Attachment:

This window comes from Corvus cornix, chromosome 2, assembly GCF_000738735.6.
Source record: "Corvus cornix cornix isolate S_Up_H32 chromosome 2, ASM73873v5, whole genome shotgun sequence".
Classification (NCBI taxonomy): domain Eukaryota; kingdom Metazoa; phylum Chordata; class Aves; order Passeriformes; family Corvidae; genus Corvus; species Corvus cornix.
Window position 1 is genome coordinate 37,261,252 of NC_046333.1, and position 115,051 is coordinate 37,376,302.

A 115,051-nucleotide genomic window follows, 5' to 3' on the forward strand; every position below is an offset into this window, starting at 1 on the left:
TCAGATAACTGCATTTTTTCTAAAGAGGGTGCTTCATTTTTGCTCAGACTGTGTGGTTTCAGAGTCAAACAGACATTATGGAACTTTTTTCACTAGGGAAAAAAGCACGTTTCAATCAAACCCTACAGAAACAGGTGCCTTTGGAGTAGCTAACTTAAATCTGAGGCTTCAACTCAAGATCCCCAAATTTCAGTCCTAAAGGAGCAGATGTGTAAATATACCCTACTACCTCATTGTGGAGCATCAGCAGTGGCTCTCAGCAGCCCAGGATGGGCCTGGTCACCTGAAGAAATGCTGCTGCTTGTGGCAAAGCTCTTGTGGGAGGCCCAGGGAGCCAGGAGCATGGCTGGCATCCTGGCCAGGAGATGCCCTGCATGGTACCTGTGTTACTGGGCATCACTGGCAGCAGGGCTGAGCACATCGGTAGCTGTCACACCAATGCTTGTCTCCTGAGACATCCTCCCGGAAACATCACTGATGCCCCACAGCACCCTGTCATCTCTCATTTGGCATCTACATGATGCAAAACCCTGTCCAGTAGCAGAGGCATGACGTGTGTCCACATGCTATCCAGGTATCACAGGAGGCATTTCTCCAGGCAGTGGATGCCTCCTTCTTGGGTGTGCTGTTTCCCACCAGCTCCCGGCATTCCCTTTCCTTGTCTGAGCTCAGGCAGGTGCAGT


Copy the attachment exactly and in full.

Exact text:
This window comes from Corvus cornix, chromosome 2, assembly GCF_000738735.6.
Source record: "Corvus cornix cornix isolate S_Up_H32 chromosome 2, ASM73873v5, whole genome shotgun sequence".
Classification (NCBI taxonomy): domain Eukaryota; kingdom Metazoa; phylum Chordata; class Aves; order Passeriformes; family Corvidae; genus Corvus; species Corvus cornix.
Window position 1 is genome coordinate 37,261,252 of NC_046333.1, and position 115,051 is coordinate 37,376,302.

A 115,051-nucleotide genomic window follows, 5' to 3' on the forward strand; every position below is an offset into this window, starting at 1 on the left:
TCAGATAACTGCATTTTTTCTAAAGAGGGTGCTTCATTTTTGCTCAGACTGTGTGGTTTCAGAGTCAAACAGACATTATGGAACTTTTTTCACTAGGGAAAAAAGCACGTTTCAATCAAACCCTACAGAAACAGGTGCCTTTGGAGTAGCTAACTTAAATCTGAGGCTTCAACTCAAGATCCCCAAATTTCAGTCCTAAAGGAGCAGATGTGTAAATATACCCTACTACCTCATTGTGGAGCATCAGCAGTGGCTCTCAGCAGCCCAGGATGGGCCTGGTCACCTGAAGAAATGCTGCTGCTTGTGGCAAAGCTCTTGTGGGAGGCCCAGGGAGCCAGGAGCATGGCTGGCATCCTGGCCAGGAGATGCCCTGCATGGTACCTGTGTTACTGGGCATCACTGGCAGCAGGGCTGAGCACATCGGTAGCTGTCACACCAATGCTTGTCTCCTGAGACATCCTCCCGGAAACATCACTGATGCCCCACAGCACCCTGTCATCTCTCATTTGGCATCTACATGATGCAAAACCCTGTCCAGTAGCAGAGGCATGACGTGTGTCCACATGCTATCCAGGTATCACAGGAGGCATTTCTCCAGGCAGTGGATGCCTCCTTCTTGGGTGTGCTGTTTCCCACCAGCTCCCGGCATTCCCTTTCCTTGTCTGAGCTCAGGCAGGTGCAGT